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The Robot from Terminator Is Now Real

desire to have this miniature robot in your life

By love okerePublished 4 months ago 5 min read

If you've ever watched the second Terminator movie, you likely remember the character T-1000. Played brilliantly by Arnold Schwarzenegger, T-1000 had the mission of protecting Sarah and John Connor from other robots. It possessed incredible strength, being able to bend steel with its bare hands and throw much larger robots around. However, its coolest feature was its ability to change shape. Made of liquid metal, T-1000 could recover even after severe damage.

While some might dismiss it as just another sci-fi movie, scientists have actually managed to create something similar to the T-1000 in real life. They have invented a material called Magnetoactive Phase Transitional Matter (MPTM), which is a mixture of metals with extraordinary properties. Although the real-life version resembles a tiny Lego-sized model of its on-screen prototype, this material can melt in your hands at 85.6 degrees Fahrenheit and then revert back to its original shape. Tests have shown that it can break out of a small cell using this superpower. The secret behind this seemingly magical transformation lies in physics. A magnetic field generates an electric current inside one of the metals comprising the real-life T-1000, resulting in the production of heat and the transformation of the solid material into a liquid. Under the influence of magnetic fields, this tiny robot can also jump 20 times its height, rotate at 1500 revolutions per minute, and achieve impressive speeds.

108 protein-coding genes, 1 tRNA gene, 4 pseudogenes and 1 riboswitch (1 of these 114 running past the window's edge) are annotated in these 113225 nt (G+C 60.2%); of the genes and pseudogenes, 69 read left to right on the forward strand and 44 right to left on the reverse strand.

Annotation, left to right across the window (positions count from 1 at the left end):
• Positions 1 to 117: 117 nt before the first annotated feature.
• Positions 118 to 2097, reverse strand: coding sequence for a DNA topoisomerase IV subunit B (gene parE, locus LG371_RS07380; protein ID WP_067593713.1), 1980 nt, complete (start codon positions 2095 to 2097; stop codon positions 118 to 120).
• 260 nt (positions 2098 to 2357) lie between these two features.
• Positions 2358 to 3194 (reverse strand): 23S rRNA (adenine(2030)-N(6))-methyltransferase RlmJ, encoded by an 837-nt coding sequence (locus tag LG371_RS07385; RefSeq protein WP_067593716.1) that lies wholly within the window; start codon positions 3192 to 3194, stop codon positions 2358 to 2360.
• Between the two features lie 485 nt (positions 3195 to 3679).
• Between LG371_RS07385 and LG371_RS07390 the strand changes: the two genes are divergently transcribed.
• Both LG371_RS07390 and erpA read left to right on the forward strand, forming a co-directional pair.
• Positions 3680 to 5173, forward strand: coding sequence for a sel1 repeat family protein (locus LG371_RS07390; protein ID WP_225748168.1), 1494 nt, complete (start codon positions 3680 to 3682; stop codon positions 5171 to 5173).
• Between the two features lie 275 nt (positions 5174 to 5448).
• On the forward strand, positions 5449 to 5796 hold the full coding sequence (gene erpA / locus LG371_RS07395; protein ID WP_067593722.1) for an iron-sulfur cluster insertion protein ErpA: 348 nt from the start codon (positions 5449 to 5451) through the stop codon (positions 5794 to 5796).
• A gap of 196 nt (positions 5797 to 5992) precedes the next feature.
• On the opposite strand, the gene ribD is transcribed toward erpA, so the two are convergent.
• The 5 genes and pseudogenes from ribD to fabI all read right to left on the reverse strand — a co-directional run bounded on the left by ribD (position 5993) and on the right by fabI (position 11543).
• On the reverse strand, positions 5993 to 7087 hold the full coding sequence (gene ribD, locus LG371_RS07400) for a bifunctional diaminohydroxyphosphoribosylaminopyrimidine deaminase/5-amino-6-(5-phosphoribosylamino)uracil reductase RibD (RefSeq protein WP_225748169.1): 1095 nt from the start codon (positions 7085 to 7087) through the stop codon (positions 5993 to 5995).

While you might desire to have this miniature robot in your life, the original T-1000 is not yet available for purchase. However, you can still get yourself a Terminator action figure or building kit. As for the material that can melt and solidify again, it holds more practical uses than mere entertainment. Imagine having a tool that can reach even the tightest corners. By transforming it into its liquid form, it can enter small holes and then solidify again, effectively sealing them. This material could also serve as a welder on an LED circuit since gallium, one of the metals it contains, is an excellent electricity conductor. Additionally, it has the potential to save lives by delivering medications and removing foreign objects from patients' organs.

MPTM isn't the only material that would make Terminator fans say, "Wait, I've seen it somewhere before." Nitinol is another remarkable substance known as a super-elastic material. It remembers its original form and always returns to it, regardless of how much it gets bent. Nitinol has found successful application in making stents, small mesh tubes that keep arteries open for those in need. It bends when necessary under cool temperatures and reverts to its original state upon heating. It is also highly durable, making it perfect for long-lasting use. Consequently, it is utilized in the production of braces for teeth, mechanical watch springs, inserts for golf clubs, and even self-bending spoons used in magic shows.

Another aspect of the Terminator reality that has become a part of our world is the widespread use of drones. These flying devices have various applications, such as delivering last-minute orders, capturing footage for news shows, assisting in search and rescue missions, monitoring wildlife, and inspecting inaccessible parts of buildings. Drones seem to be capable of performing almost any task imaginable.